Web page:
Mudras, translated as "seal," are often associated in the West with hand positions such as Gyan Mudra. Mudras have been used in yoga and seen in Indian iconography, classical dance, rituals, Sanātana Dharma (Hindu) and Buddhist art for thousands of years. Mudras even made their way into Christian art in Europe and can be seen in Shamanic practices of First Nations and other indigenous peoples of the Americas.
Mudras are often misunderstood, and more so, in their connection with yoga. Mudras are a subtle energetic yoga practice. They work through the various koshas (energetic layers). Many tantric yoga practices use mudras due to their connection with the elements (along with mantras, yantras, and tapas practices). They can increase and/or decrease the elements that draw us in different directions.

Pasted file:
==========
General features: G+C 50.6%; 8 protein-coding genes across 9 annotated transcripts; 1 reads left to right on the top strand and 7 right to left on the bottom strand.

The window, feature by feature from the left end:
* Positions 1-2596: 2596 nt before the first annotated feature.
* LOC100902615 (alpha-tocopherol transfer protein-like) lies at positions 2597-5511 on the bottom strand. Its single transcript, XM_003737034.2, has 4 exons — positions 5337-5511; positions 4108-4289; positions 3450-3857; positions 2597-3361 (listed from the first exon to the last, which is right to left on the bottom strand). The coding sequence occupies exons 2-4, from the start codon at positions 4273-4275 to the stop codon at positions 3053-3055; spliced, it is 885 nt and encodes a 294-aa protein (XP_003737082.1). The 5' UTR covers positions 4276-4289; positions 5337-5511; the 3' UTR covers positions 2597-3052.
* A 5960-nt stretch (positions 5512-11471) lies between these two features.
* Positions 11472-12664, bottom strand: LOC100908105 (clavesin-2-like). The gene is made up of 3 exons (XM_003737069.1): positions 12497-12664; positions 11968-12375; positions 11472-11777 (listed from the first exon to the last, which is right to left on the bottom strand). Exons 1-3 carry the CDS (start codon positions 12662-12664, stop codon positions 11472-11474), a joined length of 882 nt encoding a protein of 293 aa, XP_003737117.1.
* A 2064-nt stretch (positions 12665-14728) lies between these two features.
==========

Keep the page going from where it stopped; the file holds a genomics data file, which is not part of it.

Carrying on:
There are different groups of mudras: Hasta (hand), Mana (head), Kaya (postures), Bandha (locks), and Adhara (perineal). You will often see mudras used by deities in India. Anandamayi Ma said you become one with the deity whose mudra you use.
The mudra seen above, Dhyana Mudra, is often used in meditation practices. This auspicious gesture is often seen used by Lord Buddha. It can be used during, and to promote, profound concentration. This mudra increases the fire element and affects the Vayus (energies that moves in certain directions of the body). Dhyana mudra may open the nasal passageways and create space for fuller breathing.
To create this mudra, place the right hand over the left with the palms turned up. connect the tips of the thumbs.